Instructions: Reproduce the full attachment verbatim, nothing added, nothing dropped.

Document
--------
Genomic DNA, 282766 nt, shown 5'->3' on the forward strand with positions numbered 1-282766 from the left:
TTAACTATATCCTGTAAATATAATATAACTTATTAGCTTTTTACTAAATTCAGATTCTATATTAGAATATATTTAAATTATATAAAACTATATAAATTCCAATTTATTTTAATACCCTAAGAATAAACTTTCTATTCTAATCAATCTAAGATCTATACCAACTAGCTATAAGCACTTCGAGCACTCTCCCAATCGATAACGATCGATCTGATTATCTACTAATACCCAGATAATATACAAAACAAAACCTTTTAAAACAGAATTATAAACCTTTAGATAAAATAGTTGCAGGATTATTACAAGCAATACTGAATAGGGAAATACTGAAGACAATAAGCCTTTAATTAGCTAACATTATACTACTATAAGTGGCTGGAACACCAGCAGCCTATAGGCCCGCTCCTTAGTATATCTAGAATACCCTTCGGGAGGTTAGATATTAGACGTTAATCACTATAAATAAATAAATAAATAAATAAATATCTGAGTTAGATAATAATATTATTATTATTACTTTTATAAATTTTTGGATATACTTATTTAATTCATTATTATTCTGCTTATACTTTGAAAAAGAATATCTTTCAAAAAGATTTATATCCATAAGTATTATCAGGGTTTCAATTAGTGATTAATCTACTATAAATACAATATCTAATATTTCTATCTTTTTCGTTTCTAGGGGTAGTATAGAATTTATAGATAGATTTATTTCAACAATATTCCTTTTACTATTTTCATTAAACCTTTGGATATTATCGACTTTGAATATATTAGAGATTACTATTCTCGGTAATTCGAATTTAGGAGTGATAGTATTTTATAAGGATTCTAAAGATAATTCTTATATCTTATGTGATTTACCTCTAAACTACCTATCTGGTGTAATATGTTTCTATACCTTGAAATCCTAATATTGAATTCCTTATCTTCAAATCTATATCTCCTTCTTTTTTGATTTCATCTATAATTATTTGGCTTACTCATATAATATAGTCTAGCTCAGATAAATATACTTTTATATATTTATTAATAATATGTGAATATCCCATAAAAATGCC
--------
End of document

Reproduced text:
Genomic DNA, 282766 nt, shown 5'->3' on the forward strand with positions numbered 1-282766 from the left:
TTAACTATATCCTGTAAATATAATATAACTTATTAGCTTTTTACTAAATTCAGATTCTATATTAGAATATATTTAAATTATATAAAACTATATAAATTCCAATTTATTTTAATACCCTAAGAATAAACTTTCTATTCTAATCAATCTAAGATCTATACCAACTAGCTATAAGCACTTCGAGCACTCTCCCAATCGATAACGATCGATCTGATTATCTACTAATACCCAGATAATATACAAAACAAAACCTTTTAAAACAGAATTATAAACCTTTAGATAAAATAGTTGCAGGATTATTACAAGCAATACTGAATAGGGAAATACTGAAGACAATAAGCCTTTAATTAGCTAACATTATACTACTATAAGTGGCTGGAACACCAGCAGCCTATAGGCCCGCTCCTTAGTATATCTAGAATACCCTTCGGGAGGTTAGATATTAGACGTTAATCACTATAAATAAATAAATAAATAAATAAATATCTGAGTTAGATAATAATATTATTATTATTACTTTTATAAATTTTTGGATATACTTATTTAATTCATTATTATTCTGCTTATACTTTGAAAAAGAATATCTTTCAAAAAGATTTATATCCATAAGTATTATCAGGGTTTCAATTAGTGATTAATCTACTATAAATACAATATCTAATATTTCTATCTTTTTCGTTTCTAGGGGTAGTATAGAATTTATAGATAGATTTATTTCAACAATATTCCTTTTACTATTTTCATTAAACCTTTGGATATTATCGACTTTGAATATATTAGAGATTACTATTCTCGGTAATTCGAATTTAGGAGTGATAGTATTTTATAAGGATTCTAAAGATAATTCTTATATCTTATGTGATTTACCTCTAAACTACCTATCTGGTGTAATATGTTTCTATACCTTGAAATCCTAATATTGAATTCCTTATCTTCAAATCTATATCTCCTTCTTTTTTGATTTCATCTATAATTATTTGGCTTACTCATATAATATAGTCTAGCTCAGATAAATATACTTTTATATATTTATTAATAATATGTGAATATCCCATAAAAATGCC